Congress and courts across the country are working to understand the balance between a criminal’s right to privacy and the need of law enforcement to be able to locate criminals, as they debate over the use of global positioning systems (GPS), which are a technology commonly found in most new mobile phones and other devices, for tracking criminals.
In Maryland, U.S. District Judge Susan K. Gauvey, has denied federal authorities a warrant that they were seeking in order to locate a suspect through the use of the GPS data in his mobile phone. Gauvey explained that the government was attempting to apply the GPS technology in a whole new way, and that it was “not to collect evidence of a crime, but solely to locate a charged defendant.”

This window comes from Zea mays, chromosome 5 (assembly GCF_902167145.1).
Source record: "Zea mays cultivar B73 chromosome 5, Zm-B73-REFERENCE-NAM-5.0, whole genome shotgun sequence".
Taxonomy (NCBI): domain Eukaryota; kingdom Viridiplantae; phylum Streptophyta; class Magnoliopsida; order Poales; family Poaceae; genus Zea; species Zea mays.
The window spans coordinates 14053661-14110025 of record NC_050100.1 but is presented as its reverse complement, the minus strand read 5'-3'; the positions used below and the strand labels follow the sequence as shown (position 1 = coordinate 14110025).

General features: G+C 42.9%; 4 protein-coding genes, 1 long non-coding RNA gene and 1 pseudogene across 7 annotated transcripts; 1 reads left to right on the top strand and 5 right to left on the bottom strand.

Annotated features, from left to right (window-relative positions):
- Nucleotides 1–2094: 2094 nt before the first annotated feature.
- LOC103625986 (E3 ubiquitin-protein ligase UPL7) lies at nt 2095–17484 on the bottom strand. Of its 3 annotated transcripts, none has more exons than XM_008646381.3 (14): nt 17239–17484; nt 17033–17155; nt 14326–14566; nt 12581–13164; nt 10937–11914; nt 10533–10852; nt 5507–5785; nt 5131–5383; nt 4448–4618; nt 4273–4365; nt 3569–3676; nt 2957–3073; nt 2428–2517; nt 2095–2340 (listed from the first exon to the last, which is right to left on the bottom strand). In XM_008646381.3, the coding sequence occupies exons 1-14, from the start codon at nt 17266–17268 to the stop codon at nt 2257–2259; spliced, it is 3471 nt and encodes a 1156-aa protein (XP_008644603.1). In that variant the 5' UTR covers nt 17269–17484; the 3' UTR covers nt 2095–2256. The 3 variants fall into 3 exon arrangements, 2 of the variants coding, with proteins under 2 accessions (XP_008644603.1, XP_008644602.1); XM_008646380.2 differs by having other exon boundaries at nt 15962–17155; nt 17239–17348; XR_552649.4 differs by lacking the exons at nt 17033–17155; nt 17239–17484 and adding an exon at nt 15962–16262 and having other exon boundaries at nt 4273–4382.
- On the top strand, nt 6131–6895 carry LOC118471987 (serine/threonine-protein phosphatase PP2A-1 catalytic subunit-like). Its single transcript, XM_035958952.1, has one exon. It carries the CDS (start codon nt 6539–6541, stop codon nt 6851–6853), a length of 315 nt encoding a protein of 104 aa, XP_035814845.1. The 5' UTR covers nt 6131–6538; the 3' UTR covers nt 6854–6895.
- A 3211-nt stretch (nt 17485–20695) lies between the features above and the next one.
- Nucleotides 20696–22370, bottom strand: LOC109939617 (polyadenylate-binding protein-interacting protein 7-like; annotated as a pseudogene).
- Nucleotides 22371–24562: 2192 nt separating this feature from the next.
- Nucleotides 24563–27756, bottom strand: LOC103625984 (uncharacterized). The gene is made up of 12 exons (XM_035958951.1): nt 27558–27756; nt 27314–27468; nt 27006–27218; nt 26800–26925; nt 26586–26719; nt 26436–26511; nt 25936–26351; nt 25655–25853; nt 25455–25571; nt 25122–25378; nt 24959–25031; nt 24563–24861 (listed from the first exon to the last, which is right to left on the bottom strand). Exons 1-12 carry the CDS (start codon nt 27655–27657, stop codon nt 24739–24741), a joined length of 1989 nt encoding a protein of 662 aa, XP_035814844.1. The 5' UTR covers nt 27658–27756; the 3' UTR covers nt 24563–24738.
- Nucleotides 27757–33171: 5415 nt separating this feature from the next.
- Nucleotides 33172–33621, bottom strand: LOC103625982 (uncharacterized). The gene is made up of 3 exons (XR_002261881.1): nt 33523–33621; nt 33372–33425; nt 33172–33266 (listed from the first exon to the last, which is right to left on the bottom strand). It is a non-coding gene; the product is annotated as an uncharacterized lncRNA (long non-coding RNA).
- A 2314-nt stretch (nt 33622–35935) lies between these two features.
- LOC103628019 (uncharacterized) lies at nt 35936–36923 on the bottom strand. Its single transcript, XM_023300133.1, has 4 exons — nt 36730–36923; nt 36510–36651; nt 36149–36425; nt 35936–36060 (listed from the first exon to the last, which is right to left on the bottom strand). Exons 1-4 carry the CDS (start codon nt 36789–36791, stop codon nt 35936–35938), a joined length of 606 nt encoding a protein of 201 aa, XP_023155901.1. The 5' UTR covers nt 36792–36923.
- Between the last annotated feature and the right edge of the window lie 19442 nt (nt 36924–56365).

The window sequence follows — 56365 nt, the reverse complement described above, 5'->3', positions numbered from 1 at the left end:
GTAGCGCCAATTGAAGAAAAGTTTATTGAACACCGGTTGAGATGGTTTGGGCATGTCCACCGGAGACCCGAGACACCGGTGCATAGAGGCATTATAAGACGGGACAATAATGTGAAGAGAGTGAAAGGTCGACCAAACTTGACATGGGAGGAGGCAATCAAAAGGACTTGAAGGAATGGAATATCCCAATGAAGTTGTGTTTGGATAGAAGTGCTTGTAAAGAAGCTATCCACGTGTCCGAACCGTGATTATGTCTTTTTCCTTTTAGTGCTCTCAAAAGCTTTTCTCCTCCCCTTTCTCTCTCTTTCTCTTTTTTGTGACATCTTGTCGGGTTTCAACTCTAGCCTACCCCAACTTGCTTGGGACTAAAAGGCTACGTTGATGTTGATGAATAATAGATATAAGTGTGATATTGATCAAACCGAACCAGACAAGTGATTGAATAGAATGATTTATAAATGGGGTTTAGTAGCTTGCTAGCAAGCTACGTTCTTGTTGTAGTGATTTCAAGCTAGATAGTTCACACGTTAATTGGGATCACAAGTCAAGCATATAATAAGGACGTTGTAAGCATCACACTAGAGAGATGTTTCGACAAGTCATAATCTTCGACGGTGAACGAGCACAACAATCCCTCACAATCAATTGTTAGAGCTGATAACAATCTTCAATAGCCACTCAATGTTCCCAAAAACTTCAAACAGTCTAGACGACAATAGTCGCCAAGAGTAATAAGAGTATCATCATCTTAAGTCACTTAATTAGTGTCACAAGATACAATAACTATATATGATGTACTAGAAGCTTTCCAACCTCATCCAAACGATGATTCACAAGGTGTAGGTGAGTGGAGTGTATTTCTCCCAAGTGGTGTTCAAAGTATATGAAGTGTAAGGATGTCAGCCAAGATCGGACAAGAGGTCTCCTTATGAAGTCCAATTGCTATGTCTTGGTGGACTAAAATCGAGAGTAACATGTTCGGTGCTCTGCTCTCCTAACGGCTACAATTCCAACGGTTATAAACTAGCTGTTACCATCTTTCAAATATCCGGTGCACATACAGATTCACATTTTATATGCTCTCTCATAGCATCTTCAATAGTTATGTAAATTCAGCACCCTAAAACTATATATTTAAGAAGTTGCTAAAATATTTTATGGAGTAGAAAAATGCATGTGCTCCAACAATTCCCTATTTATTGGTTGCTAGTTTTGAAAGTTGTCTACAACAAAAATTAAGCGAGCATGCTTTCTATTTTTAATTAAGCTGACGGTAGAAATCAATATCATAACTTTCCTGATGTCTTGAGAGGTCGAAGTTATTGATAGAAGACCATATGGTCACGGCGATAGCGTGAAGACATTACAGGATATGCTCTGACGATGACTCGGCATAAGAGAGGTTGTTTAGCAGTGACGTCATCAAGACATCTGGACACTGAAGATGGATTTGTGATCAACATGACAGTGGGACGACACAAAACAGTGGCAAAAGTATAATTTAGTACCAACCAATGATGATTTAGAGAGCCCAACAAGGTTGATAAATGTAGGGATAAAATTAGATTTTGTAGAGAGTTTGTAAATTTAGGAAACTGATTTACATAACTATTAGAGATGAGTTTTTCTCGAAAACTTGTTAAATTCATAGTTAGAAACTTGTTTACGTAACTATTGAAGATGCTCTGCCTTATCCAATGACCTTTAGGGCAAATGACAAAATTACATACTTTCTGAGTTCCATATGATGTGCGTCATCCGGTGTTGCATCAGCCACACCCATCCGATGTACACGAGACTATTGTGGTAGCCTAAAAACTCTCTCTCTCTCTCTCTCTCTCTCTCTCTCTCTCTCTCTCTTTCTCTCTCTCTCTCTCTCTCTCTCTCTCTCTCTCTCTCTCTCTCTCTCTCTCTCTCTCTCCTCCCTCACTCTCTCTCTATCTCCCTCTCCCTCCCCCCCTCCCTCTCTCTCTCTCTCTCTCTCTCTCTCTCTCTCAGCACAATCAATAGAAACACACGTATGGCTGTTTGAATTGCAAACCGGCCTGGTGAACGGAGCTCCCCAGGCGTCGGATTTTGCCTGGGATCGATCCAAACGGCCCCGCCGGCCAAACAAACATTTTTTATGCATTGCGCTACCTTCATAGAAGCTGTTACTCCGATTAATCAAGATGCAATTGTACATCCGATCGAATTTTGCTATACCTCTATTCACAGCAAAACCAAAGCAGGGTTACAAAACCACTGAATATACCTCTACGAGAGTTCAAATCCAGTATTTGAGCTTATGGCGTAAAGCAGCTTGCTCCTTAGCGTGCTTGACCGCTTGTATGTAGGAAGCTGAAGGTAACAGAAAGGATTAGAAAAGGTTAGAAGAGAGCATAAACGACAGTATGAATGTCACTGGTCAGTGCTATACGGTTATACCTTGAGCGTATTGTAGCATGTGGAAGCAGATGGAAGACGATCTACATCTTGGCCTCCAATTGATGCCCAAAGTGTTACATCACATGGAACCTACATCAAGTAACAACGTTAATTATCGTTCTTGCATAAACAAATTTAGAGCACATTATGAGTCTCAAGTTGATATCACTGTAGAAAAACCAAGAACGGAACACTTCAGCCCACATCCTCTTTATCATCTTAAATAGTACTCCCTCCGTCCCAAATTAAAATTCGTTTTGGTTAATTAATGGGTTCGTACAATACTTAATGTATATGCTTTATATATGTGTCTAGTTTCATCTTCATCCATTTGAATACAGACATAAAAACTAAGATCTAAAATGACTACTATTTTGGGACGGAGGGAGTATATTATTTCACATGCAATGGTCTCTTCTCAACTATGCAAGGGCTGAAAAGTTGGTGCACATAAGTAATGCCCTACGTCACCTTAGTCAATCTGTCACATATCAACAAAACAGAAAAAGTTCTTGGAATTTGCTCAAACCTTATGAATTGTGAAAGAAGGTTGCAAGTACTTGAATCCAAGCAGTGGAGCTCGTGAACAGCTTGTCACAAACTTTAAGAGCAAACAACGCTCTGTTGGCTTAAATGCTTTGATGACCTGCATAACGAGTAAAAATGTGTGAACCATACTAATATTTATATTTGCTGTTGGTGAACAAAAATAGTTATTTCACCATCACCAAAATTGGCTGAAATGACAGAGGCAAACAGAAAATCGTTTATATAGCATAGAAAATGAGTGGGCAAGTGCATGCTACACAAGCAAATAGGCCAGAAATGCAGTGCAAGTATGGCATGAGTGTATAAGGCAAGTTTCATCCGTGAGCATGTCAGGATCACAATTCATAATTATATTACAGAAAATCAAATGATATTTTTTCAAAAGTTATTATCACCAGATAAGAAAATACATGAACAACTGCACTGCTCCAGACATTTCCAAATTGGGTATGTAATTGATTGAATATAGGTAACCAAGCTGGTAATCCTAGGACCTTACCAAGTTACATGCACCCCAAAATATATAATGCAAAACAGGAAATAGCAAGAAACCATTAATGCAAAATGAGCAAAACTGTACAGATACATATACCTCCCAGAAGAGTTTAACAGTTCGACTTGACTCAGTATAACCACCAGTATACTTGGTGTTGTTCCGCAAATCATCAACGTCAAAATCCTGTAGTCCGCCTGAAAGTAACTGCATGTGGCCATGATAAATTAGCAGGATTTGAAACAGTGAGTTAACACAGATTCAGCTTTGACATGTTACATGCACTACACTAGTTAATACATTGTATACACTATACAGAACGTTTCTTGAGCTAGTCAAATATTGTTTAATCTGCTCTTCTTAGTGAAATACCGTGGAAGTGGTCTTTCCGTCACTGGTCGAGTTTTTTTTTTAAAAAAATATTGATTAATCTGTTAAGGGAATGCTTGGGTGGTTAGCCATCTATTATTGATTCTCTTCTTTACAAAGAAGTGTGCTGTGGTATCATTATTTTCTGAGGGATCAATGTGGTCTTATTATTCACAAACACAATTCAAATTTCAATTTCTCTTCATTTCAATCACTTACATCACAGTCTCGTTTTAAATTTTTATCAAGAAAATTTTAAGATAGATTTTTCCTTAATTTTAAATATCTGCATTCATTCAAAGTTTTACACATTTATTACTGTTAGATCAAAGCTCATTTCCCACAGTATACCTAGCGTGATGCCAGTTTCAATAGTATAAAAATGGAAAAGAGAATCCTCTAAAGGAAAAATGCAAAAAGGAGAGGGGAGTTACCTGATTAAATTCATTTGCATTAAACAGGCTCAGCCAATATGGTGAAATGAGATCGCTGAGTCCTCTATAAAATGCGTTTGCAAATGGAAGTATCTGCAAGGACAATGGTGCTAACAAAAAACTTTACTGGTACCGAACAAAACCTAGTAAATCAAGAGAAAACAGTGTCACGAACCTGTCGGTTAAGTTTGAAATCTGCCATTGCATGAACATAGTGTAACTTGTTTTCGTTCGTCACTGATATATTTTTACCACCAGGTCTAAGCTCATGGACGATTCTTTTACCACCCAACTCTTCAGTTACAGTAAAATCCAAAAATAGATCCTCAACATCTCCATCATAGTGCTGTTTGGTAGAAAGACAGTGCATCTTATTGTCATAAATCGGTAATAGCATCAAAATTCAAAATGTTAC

So far, in August 2011, almost three dozen affiliates to the American Civil Liberties Union (ACLU) have already made public information requests to various police agencies with the intention of finding out how frequently GPS information is obtained, as well as how it is used and stored.
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Equally, Congress has been holding hearings on mobile phone technology and the privacy issues it creates, recognizing that the current law has fallen behind these issues, as mobile devices are now often able to keep real-time information about the location of their users.
According to director Douglas Ward of the Johns Hopkins University School of Education’s Division of Public Safety Leadership, “For investigators, the cell phone has become one of the greatest tools available.” However, he also added that it is important to apply this tool correctly so that people’s rights are maintained.